Every team would like five (or more) Corey Klubers on their side. Nine of Francisco Lindor or Jose Ramirez would probably be coveted too, though one would have to learn to catch.
Clones of those players do not exist, and hopefully would not be permitted to fill a team if they did, so a full 25-man roster must be filled by the Indians within the confines of nature.
Erik Gonzalez and Giovanny Urshela are by no means the same player, but within the confines of a 25-man roster, they each serve the same purpose for now. Most teams need stellar defenders and role players, and Terry Francona has had those two at his disposal in the recent past.
Unfortunately for Francona and the front office, both Urshela and Gonzalez are out of options and a decision will have to be made on who to keep. There is technically the option to retain both, but that would both depend on Michael Brantley’s early-season availability and afford the odd man out only a minute amount of time.
The team could designate one of the pair for assignment, but it seems either would be claimed fairly quickly. Both hold some trade value, but how much?
When the time comes, who should the Indians keep?
Tale of the tape
Both Gonzalez and Urshela are 26 years old, and both have another year of team control after 2018 prior to arbitration, giving them equal value on paper.
Defense (WARNING: SAMPLE SIZES)
Francona has referred to both players as ‘elite’ defenders, and each has backed that statement up from the moment they stepped onto the field.
The Indians’ immense library of game tape on advance scouting will have more tangible evidence of the pair’s defensive capabilities, especially given the amount of time needed to draw conclusions from defensive metrics.
Urshela has the much larger sample size, playing 1060 1/3 innings at third base (still only 1/3 the recommended amount to read into), posting a neutral 0 defensive runs saved, a career 5.6 UZR and 7.6 UZR/150 at the position. He has posted -1/0/3.8 in 23 2/3 innings at 2B, and 1/.5/28.3 in 20 innings at SS.
Third base remains his primary position, though he looked perfectly capable at all three remaining infield positions.
Gonzalez has spent the bulk of his time at 2B in his career, with marks of 4/1.9/10.8 in 212 innings. In 60 innings at SS, his -1/-1.5/-37.6 marks are by no means an indicator, nor are 0/.5/20.3 marks in 33 2/3 innings at 3B.
Again, do not read into the defensive metrics too much, as neither have hit the 3000 inning mark, and both consistently pass the eye test with highlight reel plays.
What may set Gonzalez apart is his familiarity with the outfield. The organization covets versatility, and Gonzalez has played 17 innings in corner outfield spots in the majors, and over 220 more in the minors. Urshela has none.
Neither player would be playing major league innings for the sole purpose of their bats.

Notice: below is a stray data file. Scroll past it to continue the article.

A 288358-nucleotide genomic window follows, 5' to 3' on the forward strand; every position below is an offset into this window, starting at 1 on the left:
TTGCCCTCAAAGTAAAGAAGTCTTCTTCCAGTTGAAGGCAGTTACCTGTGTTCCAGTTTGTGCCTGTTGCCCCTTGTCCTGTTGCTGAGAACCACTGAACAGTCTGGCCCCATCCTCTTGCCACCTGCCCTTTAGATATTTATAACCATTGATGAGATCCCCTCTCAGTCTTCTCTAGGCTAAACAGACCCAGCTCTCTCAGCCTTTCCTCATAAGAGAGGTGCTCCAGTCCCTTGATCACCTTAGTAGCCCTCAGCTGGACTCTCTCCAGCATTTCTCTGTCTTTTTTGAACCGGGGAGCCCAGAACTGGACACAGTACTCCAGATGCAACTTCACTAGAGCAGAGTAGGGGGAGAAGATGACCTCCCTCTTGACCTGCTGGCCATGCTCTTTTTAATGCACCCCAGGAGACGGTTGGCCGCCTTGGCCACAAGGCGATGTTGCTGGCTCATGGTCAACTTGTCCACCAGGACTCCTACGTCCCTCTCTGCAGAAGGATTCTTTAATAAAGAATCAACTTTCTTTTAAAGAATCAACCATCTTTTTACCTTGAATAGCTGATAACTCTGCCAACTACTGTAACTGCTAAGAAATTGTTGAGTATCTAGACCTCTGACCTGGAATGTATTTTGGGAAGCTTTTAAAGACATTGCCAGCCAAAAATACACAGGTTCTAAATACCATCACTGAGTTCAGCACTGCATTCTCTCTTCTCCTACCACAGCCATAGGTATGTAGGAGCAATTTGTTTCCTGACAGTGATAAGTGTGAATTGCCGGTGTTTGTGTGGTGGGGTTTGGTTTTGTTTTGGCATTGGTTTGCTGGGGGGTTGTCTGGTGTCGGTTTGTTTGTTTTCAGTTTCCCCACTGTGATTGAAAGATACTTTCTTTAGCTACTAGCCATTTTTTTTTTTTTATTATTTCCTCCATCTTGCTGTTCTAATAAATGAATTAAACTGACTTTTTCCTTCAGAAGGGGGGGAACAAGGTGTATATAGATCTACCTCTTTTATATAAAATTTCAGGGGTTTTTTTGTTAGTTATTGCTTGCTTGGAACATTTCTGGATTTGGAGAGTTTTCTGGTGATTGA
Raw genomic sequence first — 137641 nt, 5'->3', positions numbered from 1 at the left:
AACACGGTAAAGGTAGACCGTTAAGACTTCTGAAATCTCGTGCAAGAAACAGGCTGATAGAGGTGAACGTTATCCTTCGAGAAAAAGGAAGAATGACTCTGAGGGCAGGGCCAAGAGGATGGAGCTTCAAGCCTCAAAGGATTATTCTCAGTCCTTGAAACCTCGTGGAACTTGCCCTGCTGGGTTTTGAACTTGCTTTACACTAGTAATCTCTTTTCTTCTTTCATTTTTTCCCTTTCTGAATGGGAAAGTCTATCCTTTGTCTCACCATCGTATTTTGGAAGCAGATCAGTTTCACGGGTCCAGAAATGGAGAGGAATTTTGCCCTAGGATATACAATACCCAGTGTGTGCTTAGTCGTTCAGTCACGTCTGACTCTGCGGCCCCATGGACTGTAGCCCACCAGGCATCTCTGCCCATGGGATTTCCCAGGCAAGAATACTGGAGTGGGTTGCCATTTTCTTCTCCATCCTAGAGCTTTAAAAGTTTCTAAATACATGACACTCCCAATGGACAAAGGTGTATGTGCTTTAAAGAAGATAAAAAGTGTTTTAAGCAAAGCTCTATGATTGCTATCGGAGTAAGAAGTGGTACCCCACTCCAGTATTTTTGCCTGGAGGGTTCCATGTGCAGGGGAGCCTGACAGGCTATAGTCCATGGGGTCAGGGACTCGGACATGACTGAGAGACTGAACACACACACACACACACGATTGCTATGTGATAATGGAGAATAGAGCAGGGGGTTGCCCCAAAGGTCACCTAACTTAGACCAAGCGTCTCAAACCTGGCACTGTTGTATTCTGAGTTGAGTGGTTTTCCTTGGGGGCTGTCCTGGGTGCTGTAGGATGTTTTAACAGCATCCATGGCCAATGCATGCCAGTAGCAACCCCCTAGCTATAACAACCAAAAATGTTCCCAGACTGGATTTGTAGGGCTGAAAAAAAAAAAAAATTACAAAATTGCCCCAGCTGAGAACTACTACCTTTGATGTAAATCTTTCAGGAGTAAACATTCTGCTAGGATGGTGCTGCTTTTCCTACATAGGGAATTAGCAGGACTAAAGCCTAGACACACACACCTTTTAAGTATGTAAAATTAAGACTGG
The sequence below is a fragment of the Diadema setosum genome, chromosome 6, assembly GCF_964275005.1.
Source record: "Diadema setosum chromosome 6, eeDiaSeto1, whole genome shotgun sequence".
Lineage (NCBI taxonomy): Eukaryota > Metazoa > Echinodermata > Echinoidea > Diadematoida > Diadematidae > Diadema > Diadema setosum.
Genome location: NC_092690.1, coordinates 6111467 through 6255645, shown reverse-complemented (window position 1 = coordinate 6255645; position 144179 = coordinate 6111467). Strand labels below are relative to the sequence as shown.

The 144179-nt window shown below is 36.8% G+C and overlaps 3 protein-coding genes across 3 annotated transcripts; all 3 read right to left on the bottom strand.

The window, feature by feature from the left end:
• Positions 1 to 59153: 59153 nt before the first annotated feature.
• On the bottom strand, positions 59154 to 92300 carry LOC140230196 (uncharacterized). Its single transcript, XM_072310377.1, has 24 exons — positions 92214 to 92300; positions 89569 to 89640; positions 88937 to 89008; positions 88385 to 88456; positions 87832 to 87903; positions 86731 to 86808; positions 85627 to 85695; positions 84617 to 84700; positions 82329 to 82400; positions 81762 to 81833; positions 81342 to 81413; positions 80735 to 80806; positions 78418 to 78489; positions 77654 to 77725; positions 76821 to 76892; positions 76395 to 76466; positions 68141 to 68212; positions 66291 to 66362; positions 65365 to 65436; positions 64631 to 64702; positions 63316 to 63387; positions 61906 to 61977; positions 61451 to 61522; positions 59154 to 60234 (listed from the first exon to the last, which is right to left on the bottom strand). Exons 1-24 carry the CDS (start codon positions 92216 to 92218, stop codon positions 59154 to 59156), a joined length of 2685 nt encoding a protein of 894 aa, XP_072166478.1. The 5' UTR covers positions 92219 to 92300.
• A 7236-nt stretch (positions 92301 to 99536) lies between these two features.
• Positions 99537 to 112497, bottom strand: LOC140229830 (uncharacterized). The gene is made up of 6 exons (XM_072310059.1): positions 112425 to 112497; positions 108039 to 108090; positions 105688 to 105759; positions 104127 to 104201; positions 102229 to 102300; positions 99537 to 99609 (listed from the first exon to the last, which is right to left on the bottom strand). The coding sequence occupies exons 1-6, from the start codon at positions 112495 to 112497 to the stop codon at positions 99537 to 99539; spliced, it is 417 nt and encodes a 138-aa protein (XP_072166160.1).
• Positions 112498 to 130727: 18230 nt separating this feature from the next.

Gonzalez’s career slash line of .262/.282/.405 would look much better than Urshela’s .225/.273/.314 line if not for the latter’s 321 more plate appearances. Again, sample sizes in the majors are not enough to judge alone.
Gonzalez was a slightly better hitter than Urshela in the higher tiers of the minor leagues, and has also show the ability to hit for power in the bigs.
On the flipside of the power aspect is what normally follows. Gonzalez carries a paltry 34.1 K% and 3 BB%. Unfortunately for Urshela, he does not separate himself a whole lot in this manner with 17.7% and 5.7% marks, though both are marked improvements on Gonzalez’s small sample. Minor league K% and BB% do not always translate, but both mirror themselves in that regard as well.
Gonzalez is the better runner here. Though not necessarily a stolen base threat, Gonzo was the go-to pinch-runner for Francona in 2017 while on the roster, giving him that sliver of extra value.
Urshela happens to be the best friend of Lindor, which counts for something. Separating the pair would probably not send the star shortstop spiraling into a fit of free agency dreams, though retaining Urshela over a personal relationship would not guarantee Lindor remained either.
Urshela’s primary position may also be a position of need for the Indians come opening day. Though Gonzalez can also play 3B, the team’s preference would most likely to place Jason Kipnis in LF and Jose Ramirez at 2B should Brantley emerge from camp unready.
In the opposite regard, Yandy Diaz is capable of playing 3B and LF, and Francisco Mejia may force himself into the majors at 3B because of his bat. Both cases, as well as that of recent addition Rob Refsnyder or any future addition stemming from an unresolved free agency market, could render that advantage useless.